Translational Psychiatry: New Research on Dopaminergic Modulation of Pancreatic Hormone Secretion

Antipsychotic drugs can cause metabolic dysfunction that increases the risk for developing type 2 diabetes. These medications block dopamine D2-like receptors, including D2 and D3 receptors, which are expressed in pancreatic β-cells (in addition to the central nervous system). Dopamine and norepinephrine are catecholamines that act in the pancreas as peripheral regulators of metabolism. Pancreatic catecholamine signaling has also been increasingly implicated as a mechanism responsible for the metabolic disturbances produced by antipsychotic drugs. 

In Translational Psychiatry, investigators including Despoina Aslanoglou, PhD (postdoctoral scholar) and Zachary Freyberg, MD, PhD (Assistant Professor of Psychiatry and Cell Biology) examined the mechanisms by which catecholamines modulate pancreatic hormone release.

“We wanted to understand how antipsychotic drugs, which target dopamine system in the brain, cause metabolic side effects in patients that receive these medications,” said Dr. Aslanoglou, the study’s first author. “Our work could set the basis for defining the theory of dopamine in metabolic dysfunction, and our findings can be useful for future drug design for both psychiatric and metabolic disorders.” 

To evaluate whether human and mouse α-cells and β-cells express the machinery of catecholamine biosynthesis and catabolism, the team analyzed an RNA-sequencing data set from human α-cells and β-cells, alongside a comparable available RNA- sequencing data set from mouse α-cells and β-cells.

Results from the experiment demonstrated that human and mouse pancreatic α- and β-cells express the catecholamine biosynthetic and signaling machinery, and that α-cells synthesize dopamine de novo. This locally produced pancreatic dopamine signals via both α- and β-cell adrenergic and dopaminergic receptors with different affinities to regulate glucagon and insulin release. The team additionally found that dopamine functions as a biased agonist at α2A-adrenergic receptors, preferentially signaling via the canonical G protein-mediated pathway. This ability of dopamine to signal differently on dopaminergic receptors versus adrenergic receptors may be critical for finetuning the regulation of blood sugar which is essential for life.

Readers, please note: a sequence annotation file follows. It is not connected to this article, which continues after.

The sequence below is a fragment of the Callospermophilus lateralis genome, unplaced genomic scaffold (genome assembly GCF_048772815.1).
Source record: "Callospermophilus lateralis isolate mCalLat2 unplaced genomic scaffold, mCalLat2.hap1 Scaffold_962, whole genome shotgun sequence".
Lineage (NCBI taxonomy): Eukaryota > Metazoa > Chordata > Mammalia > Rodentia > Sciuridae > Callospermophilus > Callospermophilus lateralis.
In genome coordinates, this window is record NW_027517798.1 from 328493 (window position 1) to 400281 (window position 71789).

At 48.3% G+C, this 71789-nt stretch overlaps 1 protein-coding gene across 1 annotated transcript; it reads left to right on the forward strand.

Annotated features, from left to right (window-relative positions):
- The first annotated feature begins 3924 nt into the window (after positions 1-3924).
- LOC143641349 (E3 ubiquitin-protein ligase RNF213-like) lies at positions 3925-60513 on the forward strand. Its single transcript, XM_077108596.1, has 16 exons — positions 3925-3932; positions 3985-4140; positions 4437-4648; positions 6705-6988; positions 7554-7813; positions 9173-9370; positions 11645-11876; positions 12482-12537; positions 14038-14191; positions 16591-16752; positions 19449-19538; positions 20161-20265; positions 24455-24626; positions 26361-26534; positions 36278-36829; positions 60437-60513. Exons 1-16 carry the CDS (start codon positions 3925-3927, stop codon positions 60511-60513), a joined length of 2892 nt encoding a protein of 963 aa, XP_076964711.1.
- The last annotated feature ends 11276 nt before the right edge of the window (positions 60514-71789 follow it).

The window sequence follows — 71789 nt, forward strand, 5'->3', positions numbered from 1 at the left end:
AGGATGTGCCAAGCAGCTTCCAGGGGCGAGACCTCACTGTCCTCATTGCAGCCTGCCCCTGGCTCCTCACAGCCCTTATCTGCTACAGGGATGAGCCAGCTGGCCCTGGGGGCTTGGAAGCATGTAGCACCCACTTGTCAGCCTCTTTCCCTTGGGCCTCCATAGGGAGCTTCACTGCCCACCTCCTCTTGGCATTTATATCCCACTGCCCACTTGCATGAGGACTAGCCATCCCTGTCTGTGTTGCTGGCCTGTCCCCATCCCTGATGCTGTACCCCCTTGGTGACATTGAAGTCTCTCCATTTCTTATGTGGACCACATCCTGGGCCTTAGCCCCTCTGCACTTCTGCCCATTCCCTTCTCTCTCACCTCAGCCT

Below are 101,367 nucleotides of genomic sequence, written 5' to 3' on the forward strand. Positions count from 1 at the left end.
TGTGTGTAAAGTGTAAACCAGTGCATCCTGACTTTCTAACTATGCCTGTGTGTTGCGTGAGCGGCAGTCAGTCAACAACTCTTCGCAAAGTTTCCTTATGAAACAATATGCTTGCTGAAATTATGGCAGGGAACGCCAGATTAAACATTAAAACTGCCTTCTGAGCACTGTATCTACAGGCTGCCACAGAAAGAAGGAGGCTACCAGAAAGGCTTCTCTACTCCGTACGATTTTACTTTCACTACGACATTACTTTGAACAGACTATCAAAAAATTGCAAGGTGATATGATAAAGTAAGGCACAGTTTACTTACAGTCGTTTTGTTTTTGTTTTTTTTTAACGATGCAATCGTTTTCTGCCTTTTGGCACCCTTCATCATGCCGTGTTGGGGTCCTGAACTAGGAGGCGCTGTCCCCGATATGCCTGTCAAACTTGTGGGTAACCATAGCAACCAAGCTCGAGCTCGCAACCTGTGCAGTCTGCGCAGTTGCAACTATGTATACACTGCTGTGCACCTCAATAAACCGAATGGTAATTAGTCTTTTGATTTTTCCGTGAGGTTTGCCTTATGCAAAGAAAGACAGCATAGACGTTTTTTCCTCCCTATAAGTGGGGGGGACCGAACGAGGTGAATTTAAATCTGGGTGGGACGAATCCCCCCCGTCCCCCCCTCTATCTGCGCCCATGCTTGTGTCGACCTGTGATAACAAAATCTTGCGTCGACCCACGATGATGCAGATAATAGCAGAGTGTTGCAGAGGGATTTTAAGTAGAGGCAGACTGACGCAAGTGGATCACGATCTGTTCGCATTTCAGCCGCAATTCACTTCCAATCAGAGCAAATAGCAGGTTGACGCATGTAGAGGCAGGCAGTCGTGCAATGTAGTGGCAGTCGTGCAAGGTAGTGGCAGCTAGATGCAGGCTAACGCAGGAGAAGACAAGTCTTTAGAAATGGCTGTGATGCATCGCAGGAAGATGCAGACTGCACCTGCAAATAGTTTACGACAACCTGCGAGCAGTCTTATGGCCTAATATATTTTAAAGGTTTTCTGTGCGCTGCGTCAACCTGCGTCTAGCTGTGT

“Our work shows that dopamine signals not only in the brain, but also directly in the periphery and antipsychotic drugs disrupt this peripheral signaling, particularly in the pancreas. This may provide an important mechanism for how these medications cause insulin resistance, and eventually diabetes. These findings pave the way for new more effective treatments for mitigating or even reversing metabolic disturbances produced by antipsychotic drugs and may even lead to better medications for treating diabetes,” said Dr. Freyberg, senior author of the study.

Dopamine regulates pancreatic glucagon and insulin secretion via adrenergic and dopaminergic receptors
Aslanoglou D, Bertera S, Sánchez-Soto M, Free RB, Lee J, Zong W, Xue X, Shrestha S, Brissova M, Logan RW, Wollheim CB, Trucco M, Yechoor VK, Sibley DR, Bottino R, Freyberg Z.

Translational Psychiatry 11, 59 (2021). c